Gleaners and IBJ convene to discuss hunger & health issues and the impact on the Indianapolis community.
Inside INdiana Business’ Division President Gerry Dick is today’s moderator and will lead a conversation about how food equity impacts health equity, why Black children are more than 3 times as likely to face hunger than white children, and what food equity initiatives are working. Our expert panelists will discuss these topics and more during today’s program.
Publisher, President & CEO
Indianapolis Business Journal
President & CEO
Gleaners Food Bank of Indiana
Introduction of Panelists
President & CEO
Gleaners Food Bank of Indiana
Don’t forget to submit a question.
President & Chief Executive Officer
Gleaners Food Bank of Indiana
Fred Glass is a partner in the law firm Taft Stettinius & Hollister focusing on general business law. While at Taft, Indiana University Press published his book, Making Your Own Luck: From a Skid Row Bar to Rebuilding Indiana University Athletics, a powerful memoir focusing on personal empowerment and values-based leadership. Among other things, Fred writes movingly about his father’s efforts to feed the hungry at his skid row bar including Fred and his family having their Christmas, Easter, and Thanksgiving dinners at the bar so the patrons with nowhere else to go would have a place to gather and enjoy a holiday meal.
Prior to joining Taft, Fred served as an Indiana University (IU) vice president and the director of intercollegiate athletics for nearly 12 years. During this time, he led a cultural and physical rebuild of the athletic department including record-setting academic, athletic, fundraising, fiscal management, and facility successes, as well as a nationally-recognized commitment to rules compliance and the holistic development of the students under his charge.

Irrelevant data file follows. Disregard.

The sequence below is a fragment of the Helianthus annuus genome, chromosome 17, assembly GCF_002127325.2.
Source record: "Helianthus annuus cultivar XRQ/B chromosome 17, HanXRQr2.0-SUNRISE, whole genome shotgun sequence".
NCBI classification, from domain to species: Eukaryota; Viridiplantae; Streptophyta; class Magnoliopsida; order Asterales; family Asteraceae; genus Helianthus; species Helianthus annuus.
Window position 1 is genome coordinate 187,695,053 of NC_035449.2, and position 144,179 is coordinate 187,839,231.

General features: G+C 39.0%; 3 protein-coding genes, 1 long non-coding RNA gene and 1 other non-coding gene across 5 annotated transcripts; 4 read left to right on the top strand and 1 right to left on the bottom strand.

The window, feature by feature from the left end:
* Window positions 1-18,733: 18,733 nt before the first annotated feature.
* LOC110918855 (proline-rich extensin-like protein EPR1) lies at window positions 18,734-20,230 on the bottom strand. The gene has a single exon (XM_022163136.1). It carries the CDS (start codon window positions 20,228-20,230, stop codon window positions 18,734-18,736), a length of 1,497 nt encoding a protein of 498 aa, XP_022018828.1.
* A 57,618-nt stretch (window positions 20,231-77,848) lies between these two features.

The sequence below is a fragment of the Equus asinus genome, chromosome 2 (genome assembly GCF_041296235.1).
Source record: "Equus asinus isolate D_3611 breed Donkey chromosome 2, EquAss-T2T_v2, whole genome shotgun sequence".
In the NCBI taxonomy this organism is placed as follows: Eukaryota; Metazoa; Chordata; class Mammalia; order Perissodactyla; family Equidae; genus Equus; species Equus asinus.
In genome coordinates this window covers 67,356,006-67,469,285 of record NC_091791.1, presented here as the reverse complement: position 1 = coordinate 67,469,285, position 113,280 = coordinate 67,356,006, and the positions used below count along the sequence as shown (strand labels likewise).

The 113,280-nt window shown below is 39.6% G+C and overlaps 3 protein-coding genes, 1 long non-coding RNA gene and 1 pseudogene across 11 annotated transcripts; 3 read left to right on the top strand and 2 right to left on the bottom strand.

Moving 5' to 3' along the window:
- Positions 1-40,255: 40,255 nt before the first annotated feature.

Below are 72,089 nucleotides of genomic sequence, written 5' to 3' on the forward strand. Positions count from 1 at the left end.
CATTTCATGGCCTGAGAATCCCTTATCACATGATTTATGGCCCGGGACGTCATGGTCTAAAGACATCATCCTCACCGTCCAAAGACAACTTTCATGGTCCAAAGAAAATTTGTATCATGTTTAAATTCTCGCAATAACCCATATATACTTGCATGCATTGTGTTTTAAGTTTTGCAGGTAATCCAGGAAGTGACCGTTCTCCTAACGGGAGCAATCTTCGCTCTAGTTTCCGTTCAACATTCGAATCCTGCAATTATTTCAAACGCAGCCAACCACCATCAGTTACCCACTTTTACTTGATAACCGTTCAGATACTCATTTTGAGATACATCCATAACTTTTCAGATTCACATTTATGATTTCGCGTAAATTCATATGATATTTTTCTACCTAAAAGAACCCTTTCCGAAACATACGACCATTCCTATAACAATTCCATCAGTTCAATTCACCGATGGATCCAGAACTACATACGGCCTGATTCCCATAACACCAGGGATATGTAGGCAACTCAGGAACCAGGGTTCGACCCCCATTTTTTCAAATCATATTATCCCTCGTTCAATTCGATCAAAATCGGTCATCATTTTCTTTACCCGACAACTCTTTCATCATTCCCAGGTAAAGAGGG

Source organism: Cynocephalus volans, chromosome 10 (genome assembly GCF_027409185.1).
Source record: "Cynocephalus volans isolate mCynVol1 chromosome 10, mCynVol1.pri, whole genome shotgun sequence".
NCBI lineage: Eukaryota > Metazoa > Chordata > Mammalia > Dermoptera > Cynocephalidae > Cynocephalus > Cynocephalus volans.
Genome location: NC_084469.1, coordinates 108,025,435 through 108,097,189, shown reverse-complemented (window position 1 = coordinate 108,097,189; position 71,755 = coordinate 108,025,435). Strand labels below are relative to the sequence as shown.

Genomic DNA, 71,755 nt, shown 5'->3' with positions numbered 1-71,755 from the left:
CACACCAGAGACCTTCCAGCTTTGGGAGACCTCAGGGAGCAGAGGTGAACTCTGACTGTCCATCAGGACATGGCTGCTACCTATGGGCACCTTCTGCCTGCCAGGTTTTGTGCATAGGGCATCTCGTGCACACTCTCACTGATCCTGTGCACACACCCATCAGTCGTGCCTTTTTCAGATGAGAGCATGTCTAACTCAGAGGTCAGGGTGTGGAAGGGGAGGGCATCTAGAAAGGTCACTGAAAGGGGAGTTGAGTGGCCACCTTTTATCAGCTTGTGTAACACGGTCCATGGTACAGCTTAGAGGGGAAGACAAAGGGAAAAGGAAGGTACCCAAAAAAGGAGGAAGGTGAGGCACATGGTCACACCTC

Before his appointment at IU, Fred was a partner for 15 years at Baker & Daniels (now Faegre Drinker Biddle & Reath) practicing general corporate law and also served as the chair of the firm’s management committee. He also served as president of the Marion County Capital Improvement Board where he led successful negotiations to keep the Colts in Indianapolis, regularly host NCAA Final Fours, develop Lucas Oil Stadium, and dramatically expand the Indiana Convention Center. Fred also led the effort for Indianapolis to host the Super Bowl, laying the groundwork for its successful 2012 bid.
Fred previously served as chief of staff to Indiana Governor Evan Bayh and was a law clerk for Judge S. Hugh Dillon for the U.S. District Court for the Southern District of Indiana. He graduated from Indiana University in 1981 and its McKinney School of Law in 1984, cum laude. Fred serves and has served on a variety of civic, legal, educational, political, and sports-related boards and projects. His service has been recognized through a variety of awards including: the Indiana University President’s Medal for Excellence; Distinguished Alumni Award from the Indiana University McKinney School of Law; Brebeuf Jesuit Preparatory School President’s Medal; Greater Indianapolis Progress Committee Charles L. Whistler Award; Archdiocese of Indianapolis Spirit of Service Community Service Award; National Catholic Education Association Distinguished Graduate Award (St. Thomas Aquinas School); and Indianapolis Business Journal’s 20 Most Influential City Leaders.
Fred and his wife Barbara, who currently serves as the president of the Indianapolis Airport Authority, live in Indianapolis and have four children and five grandchildren.
Inside INdiana Business
Vice President, Market Chief Medical Officer
Dr. Wright is the Indiana Market Chief Medical Officer, accountable for clinical quality and initiatives. She combines clinical and business acumen to drive evidence–based corporate policy, high quality healthcare delivery and effective population health initiatives. Dr. Wright received her undergraduate and medical degrees from the University of Michigan and earned her Master of Business Administration from Indiana University.